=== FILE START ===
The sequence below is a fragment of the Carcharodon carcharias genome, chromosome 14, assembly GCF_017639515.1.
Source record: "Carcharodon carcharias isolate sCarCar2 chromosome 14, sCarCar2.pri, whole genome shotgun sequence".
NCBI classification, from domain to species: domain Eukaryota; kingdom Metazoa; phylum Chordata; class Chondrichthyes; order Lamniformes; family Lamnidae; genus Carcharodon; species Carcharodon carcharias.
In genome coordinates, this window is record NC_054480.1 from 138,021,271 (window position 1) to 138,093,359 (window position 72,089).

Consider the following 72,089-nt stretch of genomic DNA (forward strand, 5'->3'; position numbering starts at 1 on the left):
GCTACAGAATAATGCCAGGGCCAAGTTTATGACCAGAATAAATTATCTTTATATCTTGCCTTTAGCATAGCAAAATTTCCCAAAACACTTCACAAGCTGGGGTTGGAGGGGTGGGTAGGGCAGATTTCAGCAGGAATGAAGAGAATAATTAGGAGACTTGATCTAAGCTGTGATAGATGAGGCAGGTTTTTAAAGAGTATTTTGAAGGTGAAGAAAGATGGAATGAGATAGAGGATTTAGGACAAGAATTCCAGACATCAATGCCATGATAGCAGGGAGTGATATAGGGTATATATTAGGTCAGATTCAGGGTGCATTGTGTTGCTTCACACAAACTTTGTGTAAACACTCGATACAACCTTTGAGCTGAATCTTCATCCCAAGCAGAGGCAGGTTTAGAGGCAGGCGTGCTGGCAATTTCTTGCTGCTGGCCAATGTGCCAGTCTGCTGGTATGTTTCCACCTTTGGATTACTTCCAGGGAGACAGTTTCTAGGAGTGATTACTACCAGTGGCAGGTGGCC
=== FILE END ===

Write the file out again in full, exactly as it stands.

The sequence below is a fragment of the Carcharodon carcharias genome, chromosome 14, assembly GCF_017639515.1.
Source record: "Carcharodon carcharias isolate sCarCar2 chromosome 14, sCarCar2.pri, whole genome shotgun sequence".
NCBI classification, from domain to species: domain Eukaryota; kingdom Metazoa; phylum Chordata; class Chondrichthyes; order Lamniformes; family Lamnidae; genus Carcharodon; species Carcharodon carcharias.
In genome coordinates, this window is record NC_054480.1 from 138,021,271 (window position 1) to 138,093,359 (window position 72,089).

Consider the following 72,089-nt stretch of genomic DNA (forward strand, 5'->3'; position numbering starts at 1 on the left):
GCTACAGAATAATGCCAGGGCCAAGTTTATGACCAGAATAAATTATCTTTATATCTTGCCTTTAGCATAGCAAAATTTCCCAAAACACTTCACAAGCTGGGGTTGGAGGGGTGGGTAGGGCAGATTTCAGCAGGAATGAAGAGAATAATTAGGAGACTTGATCTAAGCTGTGATAGATGAGGCAGGTTTTTAAAGAGTATTTTGAAGGTGAAGAAAGATGGAATGAGATAGAGGATTTAGGACAAGAATTCCAGACATCAATGCCATGATAGCAGGGAGTGATATAGGGTATATATTAGGTCAGATTCAGGGTGCATTGTGTTGCTTCACACAAACTTTGTGTAAACACTCGATACAACCTTTGAGCTGAATCTTCATCCCAAGCAGAGGCAGGTTTAGAGGCAGGCGTGCTGGCAATTTCTTGCTGCTGGCCAATGTGCCAGTCTGCTGGTATGTTTCCACCTTTGGATTACTTCCAGGGAGACAGTTTCTAGGAGTGATTACTACCAGTGGCAGGTGGCC